I came across an article about Vaclav Havel in The Economist. I was particularly struck by the last paragraph: “It was Mr Havel’s genius that he not only toppled communism, but offered a way out of its ruins that all could follow: calming nerves, laying ghosts and precluding revenge. He had a better claim to resentment than most. But he showed no sign of being burdened by the past. He was far happier about things that had gone successfully than cross about those that had gone wrong. Although humble enough to know he was not a perfect man, he was confident that his ideas were right. His favourite motto summed it up: ‘Truth and love must prevail over lies and hate.’ Read the whole article here.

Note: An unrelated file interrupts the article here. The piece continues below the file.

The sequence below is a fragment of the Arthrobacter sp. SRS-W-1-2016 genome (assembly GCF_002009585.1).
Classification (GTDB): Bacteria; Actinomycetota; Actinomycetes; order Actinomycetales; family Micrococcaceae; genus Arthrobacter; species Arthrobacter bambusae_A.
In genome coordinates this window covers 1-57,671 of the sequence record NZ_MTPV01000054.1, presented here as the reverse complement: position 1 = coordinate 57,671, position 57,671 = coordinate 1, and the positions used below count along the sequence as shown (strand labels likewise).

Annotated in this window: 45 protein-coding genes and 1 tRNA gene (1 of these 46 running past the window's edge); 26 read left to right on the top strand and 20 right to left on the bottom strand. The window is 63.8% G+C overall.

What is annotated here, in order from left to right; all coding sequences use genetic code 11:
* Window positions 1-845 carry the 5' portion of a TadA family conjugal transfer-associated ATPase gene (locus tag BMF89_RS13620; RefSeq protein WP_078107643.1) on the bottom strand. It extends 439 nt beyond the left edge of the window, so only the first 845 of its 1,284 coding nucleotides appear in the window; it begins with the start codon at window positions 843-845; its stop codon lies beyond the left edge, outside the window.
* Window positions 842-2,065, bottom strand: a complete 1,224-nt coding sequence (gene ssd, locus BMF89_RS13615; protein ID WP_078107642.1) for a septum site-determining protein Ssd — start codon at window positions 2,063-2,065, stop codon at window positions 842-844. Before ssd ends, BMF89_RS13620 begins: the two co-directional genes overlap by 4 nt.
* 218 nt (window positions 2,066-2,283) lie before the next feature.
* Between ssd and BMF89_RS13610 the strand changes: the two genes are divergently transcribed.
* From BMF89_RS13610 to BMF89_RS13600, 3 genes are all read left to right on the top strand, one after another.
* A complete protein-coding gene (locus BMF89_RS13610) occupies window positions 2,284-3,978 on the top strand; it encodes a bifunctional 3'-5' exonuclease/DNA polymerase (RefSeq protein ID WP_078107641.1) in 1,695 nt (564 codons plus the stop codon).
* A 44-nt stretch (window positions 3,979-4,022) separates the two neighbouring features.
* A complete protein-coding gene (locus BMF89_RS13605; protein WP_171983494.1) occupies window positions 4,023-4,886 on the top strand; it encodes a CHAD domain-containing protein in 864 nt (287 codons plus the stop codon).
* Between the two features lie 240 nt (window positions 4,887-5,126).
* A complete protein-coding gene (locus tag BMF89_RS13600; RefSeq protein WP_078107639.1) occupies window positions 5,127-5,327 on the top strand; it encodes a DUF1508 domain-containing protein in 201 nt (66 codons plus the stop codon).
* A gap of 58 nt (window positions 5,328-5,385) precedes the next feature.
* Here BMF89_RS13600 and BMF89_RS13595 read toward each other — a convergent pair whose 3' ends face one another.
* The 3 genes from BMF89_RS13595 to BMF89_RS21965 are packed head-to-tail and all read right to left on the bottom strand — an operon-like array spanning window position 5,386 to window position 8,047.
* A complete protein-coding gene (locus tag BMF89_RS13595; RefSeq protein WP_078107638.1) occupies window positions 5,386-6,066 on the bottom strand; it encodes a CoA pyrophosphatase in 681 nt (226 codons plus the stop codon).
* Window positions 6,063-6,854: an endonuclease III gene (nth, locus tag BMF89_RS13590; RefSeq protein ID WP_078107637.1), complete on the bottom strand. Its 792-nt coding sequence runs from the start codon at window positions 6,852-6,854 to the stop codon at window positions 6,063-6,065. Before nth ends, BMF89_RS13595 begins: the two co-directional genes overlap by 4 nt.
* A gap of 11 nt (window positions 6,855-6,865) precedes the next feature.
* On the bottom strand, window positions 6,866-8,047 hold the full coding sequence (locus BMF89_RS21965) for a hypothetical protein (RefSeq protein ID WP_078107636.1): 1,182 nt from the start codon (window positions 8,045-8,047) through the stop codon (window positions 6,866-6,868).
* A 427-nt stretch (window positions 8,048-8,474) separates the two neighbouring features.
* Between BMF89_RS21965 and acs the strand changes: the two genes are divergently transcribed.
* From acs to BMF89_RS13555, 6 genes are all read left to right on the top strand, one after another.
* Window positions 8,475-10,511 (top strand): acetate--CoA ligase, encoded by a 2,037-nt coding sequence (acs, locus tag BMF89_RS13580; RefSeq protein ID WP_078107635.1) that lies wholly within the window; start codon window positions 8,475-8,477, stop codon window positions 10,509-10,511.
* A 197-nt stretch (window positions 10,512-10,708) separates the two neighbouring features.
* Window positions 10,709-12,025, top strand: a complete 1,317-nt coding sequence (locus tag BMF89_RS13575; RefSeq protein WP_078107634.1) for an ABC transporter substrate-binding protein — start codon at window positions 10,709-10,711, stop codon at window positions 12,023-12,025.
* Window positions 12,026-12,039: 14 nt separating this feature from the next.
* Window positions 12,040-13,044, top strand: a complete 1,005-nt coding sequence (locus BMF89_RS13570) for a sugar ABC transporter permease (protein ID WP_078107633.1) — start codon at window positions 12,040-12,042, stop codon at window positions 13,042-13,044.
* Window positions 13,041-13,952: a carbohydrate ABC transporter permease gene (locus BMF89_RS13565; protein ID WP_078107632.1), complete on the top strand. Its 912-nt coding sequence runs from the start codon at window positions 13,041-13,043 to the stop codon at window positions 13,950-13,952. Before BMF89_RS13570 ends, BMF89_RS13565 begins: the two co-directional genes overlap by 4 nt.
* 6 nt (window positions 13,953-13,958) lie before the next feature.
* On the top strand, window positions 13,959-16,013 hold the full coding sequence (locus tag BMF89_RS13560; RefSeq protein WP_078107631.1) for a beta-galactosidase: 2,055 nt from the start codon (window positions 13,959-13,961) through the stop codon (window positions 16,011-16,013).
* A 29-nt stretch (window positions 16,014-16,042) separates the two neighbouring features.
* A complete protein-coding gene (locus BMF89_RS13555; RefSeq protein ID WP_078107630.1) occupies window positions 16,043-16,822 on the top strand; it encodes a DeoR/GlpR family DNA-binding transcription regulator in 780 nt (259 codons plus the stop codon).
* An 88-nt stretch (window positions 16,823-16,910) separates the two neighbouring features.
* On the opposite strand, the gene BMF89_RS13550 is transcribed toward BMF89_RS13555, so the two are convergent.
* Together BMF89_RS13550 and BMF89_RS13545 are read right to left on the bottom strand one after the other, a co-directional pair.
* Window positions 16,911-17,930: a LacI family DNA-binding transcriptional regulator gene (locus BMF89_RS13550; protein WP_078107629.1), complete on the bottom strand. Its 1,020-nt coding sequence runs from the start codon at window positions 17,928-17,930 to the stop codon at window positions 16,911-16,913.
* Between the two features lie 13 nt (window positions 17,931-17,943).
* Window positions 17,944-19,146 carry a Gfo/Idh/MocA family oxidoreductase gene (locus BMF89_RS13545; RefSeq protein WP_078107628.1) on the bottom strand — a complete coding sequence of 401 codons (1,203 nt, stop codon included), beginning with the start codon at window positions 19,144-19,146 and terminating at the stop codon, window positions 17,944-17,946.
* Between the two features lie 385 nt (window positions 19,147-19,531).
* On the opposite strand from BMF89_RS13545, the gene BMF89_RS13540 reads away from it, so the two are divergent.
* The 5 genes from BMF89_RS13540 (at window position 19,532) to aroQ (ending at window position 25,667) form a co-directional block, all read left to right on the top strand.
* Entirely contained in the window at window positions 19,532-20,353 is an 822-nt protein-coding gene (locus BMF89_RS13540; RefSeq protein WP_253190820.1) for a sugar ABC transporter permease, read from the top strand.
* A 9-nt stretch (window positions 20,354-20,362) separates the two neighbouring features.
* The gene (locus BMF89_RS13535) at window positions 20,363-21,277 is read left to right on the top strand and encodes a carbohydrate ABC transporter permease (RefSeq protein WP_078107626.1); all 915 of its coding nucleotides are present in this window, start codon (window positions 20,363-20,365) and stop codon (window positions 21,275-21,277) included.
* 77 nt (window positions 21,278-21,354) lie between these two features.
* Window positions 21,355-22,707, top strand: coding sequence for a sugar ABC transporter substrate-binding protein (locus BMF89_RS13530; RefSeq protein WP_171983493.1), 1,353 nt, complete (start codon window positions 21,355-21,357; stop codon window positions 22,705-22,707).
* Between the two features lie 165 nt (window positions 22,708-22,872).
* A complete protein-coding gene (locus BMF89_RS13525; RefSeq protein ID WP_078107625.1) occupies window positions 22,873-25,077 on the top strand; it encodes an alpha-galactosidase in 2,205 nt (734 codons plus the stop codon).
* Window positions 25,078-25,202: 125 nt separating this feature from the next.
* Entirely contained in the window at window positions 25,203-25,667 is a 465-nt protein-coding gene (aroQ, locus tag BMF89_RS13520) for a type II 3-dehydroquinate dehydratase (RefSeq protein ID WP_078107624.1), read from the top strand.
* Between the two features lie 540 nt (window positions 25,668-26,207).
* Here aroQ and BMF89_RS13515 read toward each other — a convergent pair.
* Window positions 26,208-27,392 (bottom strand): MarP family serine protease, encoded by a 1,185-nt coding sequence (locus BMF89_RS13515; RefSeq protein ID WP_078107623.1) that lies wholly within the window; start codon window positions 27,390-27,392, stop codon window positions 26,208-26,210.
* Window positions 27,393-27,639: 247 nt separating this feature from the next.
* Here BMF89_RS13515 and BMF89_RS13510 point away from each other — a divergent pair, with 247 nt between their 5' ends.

I was struck by several things related to church life: first, church leaders do sometimes get treated badly by church, and it can be easy to get annoyed if not resentful. Of course, we expect better behavior from the church than from a communist regime. Yet clinging to old hurts does not help us, and does not help the church. Secondly, being happier about what’s gone right than “cross” (love that British-ism) about what’s gone wrong is an easier and more productive way to live and lead. It’s all to easy to zero in on the failures and limitations of ourselves and others. But does it really help us move forward? Finally, a balance between humility and confidence is essential for leadership.